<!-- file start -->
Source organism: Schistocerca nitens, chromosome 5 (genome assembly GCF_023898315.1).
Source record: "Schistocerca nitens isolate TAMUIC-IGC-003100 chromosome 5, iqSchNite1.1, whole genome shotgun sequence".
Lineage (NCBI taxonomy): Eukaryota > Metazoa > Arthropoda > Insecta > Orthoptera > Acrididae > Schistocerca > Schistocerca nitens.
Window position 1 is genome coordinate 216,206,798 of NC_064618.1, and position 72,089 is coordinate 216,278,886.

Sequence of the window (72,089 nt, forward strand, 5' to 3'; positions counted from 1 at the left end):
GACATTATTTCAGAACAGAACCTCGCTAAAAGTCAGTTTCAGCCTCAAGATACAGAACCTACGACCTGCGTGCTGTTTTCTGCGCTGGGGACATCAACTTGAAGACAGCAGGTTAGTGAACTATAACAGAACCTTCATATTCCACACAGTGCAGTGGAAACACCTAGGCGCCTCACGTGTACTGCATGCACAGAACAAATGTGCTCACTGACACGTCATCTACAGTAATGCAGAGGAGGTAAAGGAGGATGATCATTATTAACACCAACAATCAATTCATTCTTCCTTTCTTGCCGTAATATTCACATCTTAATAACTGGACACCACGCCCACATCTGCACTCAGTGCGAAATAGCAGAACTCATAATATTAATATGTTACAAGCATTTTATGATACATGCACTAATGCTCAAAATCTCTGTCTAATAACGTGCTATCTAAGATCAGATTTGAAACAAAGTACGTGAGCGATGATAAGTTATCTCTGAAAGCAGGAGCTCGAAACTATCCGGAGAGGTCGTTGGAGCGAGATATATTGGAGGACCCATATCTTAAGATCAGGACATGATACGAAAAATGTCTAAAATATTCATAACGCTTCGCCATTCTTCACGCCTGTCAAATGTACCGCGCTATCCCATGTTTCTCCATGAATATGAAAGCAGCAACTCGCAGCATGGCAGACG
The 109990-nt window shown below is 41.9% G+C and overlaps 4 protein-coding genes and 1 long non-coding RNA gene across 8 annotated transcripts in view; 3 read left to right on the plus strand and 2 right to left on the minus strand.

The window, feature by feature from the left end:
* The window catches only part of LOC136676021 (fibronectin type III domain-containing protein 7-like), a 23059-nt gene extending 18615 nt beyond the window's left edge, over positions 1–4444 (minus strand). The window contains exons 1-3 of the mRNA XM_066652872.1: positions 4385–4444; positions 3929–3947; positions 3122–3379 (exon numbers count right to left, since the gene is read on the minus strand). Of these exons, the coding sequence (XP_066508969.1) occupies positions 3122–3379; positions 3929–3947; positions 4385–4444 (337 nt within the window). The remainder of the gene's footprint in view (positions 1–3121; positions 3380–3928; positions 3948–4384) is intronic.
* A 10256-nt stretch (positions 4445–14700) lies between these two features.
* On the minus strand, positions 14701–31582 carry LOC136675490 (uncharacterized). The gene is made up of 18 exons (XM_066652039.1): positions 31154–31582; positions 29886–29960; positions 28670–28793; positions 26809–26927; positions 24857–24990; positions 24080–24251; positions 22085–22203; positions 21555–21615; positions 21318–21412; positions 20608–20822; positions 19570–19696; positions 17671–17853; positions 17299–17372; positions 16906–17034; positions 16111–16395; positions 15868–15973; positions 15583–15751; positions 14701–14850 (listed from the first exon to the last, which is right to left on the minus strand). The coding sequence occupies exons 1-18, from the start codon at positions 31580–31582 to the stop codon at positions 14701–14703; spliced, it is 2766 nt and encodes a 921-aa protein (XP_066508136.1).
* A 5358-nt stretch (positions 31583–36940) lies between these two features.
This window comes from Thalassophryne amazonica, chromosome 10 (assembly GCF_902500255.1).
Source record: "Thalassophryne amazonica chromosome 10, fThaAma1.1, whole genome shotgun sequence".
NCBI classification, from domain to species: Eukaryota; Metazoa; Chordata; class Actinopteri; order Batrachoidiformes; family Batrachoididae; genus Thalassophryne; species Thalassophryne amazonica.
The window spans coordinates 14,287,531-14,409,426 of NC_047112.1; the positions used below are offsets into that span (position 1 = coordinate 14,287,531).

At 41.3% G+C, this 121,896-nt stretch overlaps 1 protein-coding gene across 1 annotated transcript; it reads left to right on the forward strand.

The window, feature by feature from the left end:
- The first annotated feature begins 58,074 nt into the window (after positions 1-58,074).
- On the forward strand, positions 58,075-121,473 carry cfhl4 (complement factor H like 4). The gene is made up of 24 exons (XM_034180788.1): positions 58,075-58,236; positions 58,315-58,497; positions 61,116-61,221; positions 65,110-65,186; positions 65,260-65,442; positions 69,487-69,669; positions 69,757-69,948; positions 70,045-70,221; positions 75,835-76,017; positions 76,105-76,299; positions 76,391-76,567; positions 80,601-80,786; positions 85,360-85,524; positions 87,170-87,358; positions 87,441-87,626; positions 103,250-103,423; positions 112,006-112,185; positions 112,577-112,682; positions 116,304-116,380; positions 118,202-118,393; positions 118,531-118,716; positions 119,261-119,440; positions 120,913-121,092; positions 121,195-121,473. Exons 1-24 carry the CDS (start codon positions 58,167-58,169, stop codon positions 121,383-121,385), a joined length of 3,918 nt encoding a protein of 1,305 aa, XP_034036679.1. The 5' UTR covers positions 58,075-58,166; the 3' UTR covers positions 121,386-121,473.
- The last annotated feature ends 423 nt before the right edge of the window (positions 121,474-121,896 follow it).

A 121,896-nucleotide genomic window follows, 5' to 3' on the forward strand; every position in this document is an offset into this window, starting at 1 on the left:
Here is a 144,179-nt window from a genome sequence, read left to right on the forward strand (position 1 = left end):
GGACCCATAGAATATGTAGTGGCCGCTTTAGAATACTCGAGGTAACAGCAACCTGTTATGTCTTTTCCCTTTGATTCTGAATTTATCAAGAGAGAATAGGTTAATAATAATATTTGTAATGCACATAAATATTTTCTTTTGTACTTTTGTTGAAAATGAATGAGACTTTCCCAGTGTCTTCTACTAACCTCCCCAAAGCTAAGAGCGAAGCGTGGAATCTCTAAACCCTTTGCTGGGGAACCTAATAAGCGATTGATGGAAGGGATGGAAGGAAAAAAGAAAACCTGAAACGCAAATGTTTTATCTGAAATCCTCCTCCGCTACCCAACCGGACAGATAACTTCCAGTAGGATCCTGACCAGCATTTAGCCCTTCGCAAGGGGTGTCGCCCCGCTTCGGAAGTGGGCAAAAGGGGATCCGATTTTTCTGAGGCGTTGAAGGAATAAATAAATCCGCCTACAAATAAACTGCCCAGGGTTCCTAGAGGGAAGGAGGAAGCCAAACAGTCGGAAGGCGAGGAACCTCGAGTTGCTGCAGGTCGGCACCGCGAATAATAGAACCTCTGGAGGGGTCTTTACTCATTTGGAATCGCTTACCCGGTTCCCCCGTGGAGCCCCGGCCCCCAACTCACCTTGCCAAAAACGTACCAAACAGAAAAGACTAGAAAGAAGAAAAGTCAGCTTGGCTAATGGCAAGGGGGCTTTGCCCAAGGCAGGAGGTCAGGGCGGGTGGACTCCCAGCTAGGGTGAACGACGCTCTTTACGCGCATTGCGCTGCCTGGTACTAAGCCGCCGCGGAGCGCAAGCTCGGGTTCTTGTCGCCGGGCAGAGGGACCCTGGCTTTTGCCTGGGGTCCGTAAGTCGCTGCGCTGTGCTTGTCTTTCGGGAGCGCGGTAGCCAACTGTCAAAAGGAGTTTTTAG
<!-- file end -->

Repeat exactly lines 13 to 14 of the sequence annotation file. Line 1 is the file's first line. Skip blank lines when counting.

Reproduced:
This window comes from Thalassophryne amazonica, chromosome 10 (assembly GCF_902500255.1).
Source record: "Thalassophryne amazonica chromosome 10, fThaAma1.1, whole genome shotgun sequence".